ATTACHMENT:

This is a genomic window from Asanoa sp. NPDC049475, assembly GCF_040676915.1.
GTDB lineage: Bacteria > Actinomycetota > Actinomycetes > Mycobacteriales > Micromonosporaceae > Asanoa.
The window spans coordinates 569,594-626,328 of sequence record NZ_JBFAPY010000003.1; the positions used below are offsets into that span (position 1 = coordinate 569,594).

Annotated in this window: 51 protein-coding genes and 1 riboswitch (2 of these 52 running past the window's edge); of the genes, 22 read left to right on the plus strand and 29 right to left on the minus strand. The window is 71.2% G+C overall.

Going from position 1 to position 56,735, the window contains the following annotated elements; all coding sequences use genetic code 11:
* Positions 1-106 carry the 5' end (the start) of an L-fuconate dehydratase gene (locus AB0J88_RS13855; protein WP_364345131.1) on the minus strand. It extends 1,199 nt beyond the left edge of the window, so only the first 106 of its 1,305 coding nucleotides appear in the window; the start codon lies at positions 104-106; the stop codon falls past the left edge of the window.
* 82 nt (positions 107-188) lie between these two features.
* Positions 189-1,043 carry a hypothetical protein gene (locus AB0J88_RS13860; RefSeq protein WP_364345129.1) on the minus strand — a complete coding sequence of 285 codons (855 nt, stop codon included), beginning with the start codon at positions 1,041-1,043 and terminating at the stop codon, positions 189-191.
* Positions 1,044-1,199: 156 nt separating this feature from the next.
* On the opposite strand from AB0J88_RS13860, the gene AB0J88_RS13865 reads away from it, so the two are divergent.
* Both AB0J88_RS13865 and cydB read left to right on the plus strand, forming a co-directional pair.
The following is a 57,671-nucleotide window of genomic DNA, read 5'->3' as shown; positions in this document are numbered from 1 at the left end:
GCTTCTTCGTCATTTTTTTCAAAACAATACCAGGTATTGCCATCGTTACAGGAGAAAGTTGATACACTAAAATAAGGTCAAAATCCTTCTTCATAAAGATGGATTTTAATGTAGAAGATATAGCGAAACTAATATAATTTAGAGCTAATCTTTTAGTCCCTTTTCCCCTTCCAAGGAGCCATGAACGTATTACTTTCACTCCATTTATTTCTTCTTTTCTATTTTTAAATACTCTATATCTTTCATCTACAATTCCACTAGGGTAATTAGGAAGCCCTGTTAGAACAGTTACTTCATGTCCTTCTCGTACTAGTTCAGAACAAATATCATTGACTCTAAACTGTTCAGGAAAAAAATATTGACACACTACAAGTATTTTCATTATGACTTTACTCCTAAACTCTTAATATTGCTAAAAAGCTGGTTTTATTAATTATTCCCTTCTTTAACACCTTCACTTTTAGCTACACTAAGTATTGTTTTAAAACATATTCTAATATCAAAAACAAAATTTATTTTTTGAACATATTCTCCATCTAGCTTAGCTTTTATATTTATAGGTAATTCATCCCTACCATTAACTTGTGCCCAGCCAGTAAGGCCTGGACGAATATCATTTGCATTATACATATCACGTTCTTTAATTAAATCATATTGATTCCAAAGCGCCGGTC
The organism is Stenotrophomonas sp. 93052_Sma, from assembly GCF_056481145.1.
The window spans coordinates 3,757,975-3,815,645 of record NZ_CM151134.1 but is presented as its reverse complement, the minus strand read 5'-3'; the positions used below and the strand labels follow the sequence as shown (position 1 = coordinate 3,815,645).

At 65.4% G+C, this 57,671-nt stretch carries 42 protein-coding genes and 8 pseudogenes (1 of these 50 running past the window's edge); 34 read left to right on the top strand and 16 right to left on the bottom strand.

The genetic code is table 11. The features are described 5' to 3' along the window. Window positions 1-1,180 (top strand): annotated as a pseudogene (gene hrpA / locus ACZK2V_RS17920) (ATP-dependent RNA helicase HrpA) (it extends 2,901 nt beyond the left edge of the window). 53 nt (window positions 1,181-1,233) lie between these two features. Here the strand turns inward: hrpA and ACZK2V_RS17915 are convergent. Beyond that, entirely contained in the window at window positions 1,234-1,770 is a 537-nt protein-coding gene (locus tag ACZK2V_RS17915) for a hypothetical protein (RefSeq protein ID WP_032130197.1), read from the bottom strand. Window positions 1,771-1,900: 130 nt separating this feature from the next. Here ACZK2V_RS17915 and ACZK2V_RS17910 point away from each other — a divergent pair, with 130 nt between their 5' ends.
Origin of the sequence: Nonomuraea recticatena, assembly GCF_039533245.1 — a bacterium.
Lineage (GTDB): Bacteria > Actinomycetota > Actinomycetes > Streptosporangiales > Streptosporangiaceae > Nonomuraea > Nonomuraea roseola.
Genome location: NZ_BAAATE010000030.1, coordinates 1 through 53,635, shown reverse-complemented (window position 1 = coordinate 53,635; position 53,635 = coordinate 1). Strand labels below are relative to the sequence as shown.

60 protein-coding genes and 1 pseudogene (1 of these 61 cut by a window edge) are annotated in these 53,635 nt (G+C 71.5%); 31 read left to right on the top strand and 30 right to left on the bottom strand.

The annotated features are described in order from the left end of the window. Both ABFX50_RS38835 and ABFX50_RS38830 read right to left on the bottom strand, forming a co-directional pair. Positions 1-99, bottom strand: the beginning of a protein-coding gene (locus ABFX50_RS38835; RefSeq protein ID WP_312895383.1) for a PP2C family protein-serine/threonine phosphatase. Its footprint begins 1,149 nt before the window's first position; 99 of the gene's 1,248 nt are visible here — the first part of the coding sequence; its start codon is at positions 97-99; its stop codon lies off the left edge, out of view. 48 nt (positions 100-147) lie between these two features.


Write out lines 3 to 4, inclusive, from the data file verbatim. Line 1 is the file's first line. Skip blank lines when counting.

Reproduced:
The window spans coordinates 569,594-626,328 of sequence record NZ_JBFAPY010000003.1; the positions used below are offsets into that span (position 1 = coordinate 569,594).

Annotated in this window: 51 protein-coding genes and 1 riboswitch (2 of these 52 running past the window's edge); of the genes, 22 read left to right on the plus strand and 29 right to left on the minus strand. The window is 71.2% G+C overall.